Case update (1): Contracts of employment – watch out for inadvertent variations

case updates - small person sitting on large briefcaseWhat do we already know?

We updated you in our May 2016 Newsletter Case update (3): Contracts of employment – Watch out for inadvertent variations on the case of Globe Motors, Inc and others v TRW Lucas Varity Electric Steering Limited and another.  In this case the Court of Appeal took the view that a contract containing an anti-oral variation clause (i.e. that any variation of it can only be in writing) can be varied by an oral agreement or the parties’ conduct.  However, the Court of Appeal’s comments on anti-oral variation clauses were outside of its decision (i.e. ‘obiter’) and therefore not strictly binding on other courts.

What’s new?

The Court of Appeal has confirmed its above comments that an anti-oral variation clauses does not prevent a valid variation by oral agreement in the case of MWB Business Exchange Centres Ltd v Rock Advertising Ltd available here.

This time the above comments made up part of the Court of Appeal’s decision (rather than being ‘obiter’ as described above in respect of Globe Motors).

Therefore we now have a firm decision that the terms of a contract can be varied orally or by conduct even if the contract says it has to be done in writing.

Implications:  Although this case does not specifically deal with HR issues, this is an important case for employers in relation to all their contracts, including employment contracts. In the employment context, even if an employer and employee agree in a written employment contract that variations to the contract can only be made in writing, such a clause may well be redundant as the parties can ultimately agree to discount this clause and verbally vary the contract anyway i.e. parties can agree at the outset in a contract that it can only be varied in a particular way but they are free to change their minds and if they do, the variation will be effective.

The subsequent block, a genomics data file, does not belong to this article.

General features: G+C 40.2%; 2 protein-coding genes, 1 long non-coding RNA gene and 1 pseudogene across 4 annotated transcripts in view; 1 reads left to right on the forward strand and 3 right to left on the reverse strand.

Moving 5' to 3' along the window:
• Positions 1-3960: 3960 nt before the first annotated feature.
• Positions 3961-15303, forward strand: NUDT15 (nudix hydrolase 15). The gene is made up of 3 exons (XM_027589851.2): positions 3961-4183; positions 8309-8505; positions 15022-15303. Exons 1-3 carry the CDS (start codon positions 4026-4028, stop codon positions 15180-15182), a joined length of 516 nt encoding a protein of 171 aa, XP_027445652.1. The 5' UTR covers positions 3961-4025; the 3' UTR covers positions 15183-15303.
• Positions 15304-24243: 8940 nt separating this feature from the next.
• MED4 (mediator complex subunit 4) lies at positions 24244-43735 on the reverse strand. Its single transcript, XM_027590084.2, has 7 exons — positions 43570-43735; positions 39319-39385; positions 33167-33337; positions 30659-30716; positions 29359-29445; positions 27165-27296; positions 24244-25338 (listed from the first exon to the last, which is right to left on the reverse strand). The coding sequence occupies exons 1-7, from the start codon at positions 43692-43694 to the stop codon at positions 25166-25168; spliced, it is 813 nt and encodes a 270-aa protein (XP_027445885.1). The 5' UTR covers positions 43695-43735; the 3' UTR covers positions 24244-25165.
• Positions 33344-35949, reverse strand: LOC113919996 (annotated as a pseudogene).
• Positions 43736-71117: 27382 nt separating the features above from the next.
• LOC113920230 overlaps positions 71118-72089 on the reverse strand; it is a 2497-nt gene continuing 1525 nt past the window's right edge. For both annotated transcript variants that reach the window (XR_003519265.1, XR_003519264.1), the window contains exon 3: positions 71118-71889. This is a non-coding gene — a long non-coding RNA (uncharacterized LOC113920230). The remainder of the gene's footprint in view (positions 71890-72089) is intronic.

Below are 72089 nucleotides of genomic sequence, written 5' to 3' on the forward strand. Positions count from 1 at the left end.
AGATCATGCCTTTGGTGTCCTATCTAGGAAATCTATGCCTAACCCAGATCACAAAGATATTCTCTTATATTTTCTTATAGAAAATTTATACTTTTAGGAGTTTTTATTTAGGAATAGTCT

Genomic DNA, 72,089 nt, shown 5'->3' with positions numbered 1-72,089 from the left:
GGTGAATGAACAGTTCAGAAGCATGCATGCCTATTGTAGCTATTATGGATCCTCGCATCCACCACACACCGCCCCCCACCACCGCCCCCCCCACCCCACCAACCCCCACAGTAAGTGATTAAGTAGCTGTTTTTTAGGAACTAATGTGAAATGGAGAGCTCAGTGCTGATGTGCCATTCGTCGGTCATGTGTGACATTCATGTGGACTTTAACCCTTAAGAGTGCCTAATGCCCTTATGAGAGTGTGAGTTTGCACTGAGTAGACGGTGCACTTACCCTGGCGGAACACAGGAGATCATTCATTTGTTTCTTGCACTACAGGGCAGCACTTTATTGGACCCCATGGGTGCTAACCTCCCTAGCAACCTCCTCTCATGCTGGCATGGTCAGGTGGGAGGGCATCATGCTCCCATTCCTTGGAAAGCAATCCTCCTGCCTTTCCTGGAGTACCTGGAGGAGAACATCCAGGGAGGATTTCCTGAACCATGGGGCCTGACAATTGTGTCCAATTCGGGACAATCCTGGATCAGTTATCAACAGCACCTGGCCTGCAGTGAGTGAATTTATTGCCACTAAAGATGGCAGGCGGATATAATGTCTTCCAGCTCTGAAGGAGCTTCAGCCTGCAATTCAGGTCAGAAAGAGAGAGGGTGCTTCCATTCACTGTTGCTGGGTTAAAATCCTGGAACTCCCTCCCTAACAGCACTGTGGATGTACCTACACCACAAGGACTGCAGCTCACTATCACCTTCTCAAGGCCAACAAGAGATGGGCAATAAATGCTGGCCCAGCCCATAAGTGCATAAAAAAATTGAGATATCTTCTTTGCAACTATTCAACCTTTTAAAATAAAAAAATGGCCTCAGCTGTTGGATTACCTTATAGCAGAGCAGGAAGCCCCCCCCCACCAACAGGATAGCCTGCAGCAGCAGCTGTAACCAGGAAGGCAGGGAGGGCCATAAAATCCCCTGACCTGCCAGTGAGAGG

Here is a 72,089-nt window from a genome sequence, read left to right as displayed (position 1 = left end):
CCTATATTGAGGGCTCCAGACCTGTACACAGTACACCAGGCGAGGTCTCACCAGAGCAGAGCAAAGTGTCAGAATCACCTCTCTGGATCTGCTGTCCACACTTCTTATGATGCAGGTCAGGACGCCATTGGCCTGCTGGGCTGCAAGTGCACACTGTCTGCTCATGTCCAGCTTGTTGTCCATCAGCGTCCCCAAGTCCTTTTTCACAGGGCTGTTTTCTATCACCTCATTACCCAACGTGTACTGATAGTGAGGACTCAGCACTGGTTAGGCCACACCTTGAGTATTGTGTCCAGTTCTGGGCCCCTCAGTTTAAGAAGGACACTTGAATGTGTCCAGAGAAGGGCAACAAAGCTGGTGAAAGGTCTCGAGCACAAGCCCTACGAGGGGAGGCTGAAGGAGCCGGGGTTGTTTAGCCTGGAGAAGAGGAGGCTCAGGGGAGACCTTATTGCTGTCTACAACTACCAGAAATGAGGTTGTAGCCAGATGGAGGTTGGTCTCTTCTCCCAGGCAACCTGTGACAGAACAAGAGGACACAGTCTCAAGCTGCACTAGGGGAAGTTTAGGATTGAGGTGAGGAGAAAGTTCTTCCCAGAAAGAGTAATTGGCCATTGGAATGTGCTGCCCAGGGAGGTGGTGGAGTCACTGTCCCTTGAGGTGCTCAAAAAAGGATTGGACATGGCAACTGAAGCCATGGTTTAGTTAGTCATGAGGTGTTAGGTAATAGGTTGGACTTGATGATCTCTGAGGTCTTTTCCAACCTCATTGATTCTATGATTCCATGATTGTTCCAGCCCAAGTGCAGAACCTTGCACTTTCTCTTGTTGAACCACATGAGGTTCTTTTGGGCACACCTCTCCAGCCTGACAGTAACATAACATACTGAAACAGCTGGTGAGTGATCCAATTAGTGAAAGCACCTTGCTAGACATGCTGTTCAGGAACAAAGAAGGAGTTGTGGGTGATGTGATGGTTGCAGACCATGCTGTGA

In practice an employer should be careful about what it says to its employees, or does, about the terms of their contracts as you may find you’re stuck with the outcome, even if you have an anti-oral variation clause that you thought you could rely on!

In any event, it is still advisable to include such anti-oral variation clauses in contracts.  This is because if there is an inadvertent variation of a contract by an informal oral communication and/or a course of conduct, it will be easier to persuade a court that the variation was not effective if the parties have previously agreed that a variation could only be achieved in a particular way; i.e. in writing and signed by authorised representatives.